A Rising India in the Indian Ocean Needs a Strong Navy
The Indo-Pacific is increasingly becoming a geostrategic focal point for China and India, as both countries engage in a growing competition. While China has aimed to secure access to strategic ports to gain an economic and strategic advantage, India’s role in the region is increasingly seen as a protector of the international order set up by the United States in the region, particularly as it pertains to maintaining open sea lanes and the freedom of navigation.
As India looks to counter growing Chinese influence, it must focus on its naval power. In addition to its cooperation with democratic allies and neighbors in the region, it should increase investment in its navy. In particular, completing construction of new aircraft carriers and attack submarines, modernizing India’s naval assets, and improving its maritime domain awareness capabilities will ensure that India has a modern navy that can counter growing Chinese influence in the Indian Ocean region (IOR).
India-China Competition – What’s at Stake
The IOR is quickly becoming the home of a contest between India and China.1 China has made aggressive moves to advance its strategic interests in the region, particularly by gaining access to military bases and strategic ports by employing illiberal and predatory economic practices.
Indeed, former Secretary of State Rex Tillerson pointed out that China has used “opaque contracts, predatory loan practices, and corrupt deals that mire nations in debt” to advance its own strategic interests and gain access to key ports in the region.2 Sri Lanka is a prime example, where Chinese companies gained access to the country’s port in Hambantota in a 99-year lease following Sri Lanka’s inability to pay off a nearly $1.1 billion debt to China.3
Furthermore, data from the Center for Global Development shows that four countries in the IOR, namely Djibouti, Laos, Maldives, and Pakistan, find themselves “vulnerable to above average debt” to China.4 When China’s inroads in the Maldives, Pakistan, and Sri Lanka are seen in the context of its acquisition and construction of a military base in Djibouti, it becomes clear that China is encircling India in its backyard.5
Indeed, India sees these steps as attempts to create a “string of pearls,” or a network of strategic naval outposts constructed by China to advance its economic, military, and strategic interests in a region India considers its strategic preserve.6 India now recognizes that it cannot allow China to replicate the playbook it used in the South China Sea and challenge territorial claims and international norms of freedom of navigation, overflight, and unimpeded commerce in the IOR.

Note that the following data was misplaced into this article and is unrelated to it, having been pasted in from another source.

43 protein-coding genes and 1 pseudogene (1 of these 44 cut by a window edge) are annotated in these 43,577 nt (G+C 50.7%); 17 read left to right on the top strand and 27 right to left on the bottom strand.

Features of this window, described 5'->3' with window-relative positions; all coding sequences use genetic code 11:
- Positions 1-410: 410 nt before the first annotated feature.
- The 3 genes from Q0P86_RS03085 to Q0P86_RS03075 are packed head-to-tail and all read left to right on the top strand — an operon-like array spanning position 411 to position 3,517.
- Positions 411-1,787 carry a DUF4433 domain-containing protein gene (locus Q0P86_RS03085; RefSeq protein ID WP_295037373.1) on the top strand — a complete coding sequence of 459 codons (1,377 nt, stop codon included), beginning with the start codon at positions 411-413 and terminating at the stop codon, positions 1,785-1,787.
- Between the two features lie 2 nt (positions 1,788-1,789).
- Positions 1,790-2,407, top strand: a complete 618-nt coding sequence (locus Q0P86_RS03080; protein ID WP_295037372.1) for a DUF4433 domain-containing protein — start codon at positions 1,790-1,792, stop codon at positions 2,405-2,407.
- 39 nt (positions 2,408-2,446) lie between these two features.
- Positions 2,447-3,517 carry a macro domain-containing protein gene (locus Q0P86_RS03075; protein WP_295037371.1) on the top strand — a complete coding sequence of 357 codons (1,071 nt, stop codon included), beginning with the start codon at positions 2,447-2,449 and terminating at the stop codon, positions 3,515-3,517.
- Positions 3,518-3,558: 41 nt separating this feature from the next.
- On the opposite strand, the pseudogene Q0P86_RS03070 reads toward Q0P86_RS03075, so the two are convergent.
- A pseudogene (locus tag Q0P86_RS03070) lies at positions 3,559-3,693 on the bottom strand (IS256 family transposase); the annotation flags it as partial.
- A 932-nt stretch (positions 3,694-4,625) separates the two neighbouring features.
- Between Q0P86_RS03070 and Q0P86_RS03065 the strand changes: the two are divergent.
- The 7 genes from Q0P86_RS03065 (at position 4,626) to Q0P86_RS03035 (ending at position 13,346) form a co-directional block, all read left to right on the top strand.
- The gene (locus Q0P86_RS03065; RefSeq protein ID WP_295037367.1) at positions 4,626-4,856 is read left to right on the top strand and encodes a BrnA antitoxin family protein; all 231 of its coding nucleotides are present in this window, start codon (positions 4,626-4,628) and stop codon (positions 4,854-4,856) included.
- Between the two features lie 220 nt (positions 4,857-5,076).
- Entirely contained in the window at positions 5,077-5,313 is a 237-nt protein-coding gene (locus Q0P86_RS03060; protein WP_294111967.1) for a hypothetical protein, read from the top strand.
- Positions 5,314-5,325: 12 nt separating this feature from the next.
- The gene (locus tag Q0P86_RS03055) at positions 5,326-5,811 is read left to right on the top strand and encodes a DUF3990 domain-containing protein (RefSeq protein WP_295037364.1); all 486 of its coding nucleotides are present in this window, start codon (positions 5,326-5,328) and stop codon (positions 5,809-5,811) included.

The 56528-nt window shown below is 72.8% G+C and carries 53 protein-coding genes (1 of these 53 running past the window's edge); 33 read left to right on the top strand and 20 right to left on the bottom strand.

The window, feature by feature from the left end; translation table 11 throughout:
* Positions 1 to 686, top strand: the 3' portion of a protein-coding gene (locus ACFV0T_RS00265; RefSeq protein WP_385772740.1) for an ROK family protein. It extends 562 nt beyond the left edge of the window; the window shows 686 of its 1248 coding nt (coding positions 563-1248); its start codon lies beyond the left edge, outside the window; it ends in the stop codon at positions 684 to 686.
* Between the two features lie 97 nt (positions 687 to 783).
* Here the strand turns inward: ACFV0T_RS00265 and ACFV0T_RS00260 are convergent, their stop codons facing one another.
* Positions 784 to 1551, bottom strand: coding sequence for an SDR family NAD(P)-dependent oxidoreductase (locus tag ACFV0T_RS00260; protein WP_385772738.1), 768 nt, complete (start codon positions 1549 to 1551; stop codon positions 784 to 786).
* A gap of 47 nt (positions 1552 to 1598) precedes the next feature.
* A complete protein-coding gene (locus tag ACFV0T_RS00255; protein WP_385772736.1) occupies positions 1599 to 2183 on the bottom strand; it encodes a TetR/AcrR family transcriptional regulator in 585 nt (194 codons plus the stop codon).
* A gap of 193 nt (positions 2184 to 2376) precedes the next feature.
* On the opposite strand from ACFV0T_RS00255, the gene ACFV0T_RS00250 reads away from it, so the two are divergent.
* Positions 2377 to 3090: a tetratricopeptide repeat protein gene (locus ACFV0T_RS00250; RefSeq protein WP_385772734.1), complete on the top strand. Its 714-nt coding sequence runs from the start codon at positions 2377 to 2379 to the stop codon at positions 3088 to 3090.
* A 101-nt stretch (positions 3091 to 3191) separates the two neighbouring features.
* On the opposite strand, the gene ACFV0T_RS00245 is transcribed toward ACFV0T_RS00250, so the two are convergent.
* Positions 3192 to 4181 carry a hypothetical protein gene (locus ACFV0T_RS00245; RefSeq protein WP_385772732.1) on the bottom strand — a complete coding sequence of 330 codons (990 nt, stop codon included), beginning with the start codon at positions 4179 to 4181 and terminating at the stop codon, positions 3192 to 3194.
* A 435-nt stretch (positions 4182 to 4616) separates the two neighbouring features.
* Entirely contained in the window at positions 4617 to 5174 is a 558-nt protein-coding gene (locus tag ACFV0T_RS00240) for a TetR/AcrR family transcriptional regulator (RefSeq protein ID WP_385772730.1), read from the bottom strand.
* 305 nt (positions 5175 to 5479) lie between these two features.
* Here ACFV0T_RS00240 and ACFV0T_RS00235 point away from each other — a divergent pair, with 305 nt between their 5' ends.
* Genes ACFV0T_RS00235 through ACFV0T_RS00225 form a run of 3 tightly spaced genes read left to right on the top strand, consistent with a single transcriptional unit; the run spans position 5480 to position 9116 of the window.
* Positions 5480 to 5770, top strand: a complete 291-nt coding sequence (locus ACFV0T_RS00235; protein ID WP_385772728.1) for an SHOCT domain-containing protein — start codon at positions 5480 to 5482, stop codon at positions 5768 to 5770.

India’s Rising Profile in the Indian Ocean Region
India has recognized the growing Chinese activity in the IOR and has already taken steps aimed at countering Chinese deployments. Without naming China, India’s naval spokesperson told the Straits Times, “Initially, the Indian Navy's foray into these places was once in a year for overseas deployment. Now there is a change in the dynamics and the presence of an extra regional power has necessitated that our presence be increased.”7
India has negotiated agreements with several states in the littoral IOR to obtain military access to their bases. Such agreements, including access to Indonesia’s strategically-located deep-sea Sabang port and Oman’s Duqm port, enhance New Delhi’s geopolitical positioning as it looks to counter Beijing’s “string of pearls.”
India has also engaged with powers outside of the IOR, deepening cooperation with France and the United States through logistics agreements, which grant India access to port facilities at the U.S. base on Diego Garcia and the French base on Reunion Island. The United States further engages with India through the informal Quadrilateral Security Dialogue, or the “Quad,” which also includes Australia and Japan. Similarly France has called for the creation of a “Paris-New Delhi-Canberra” axis in the Indo-Pacific, underscoring India’s growing influence on geopolitics in the IOR.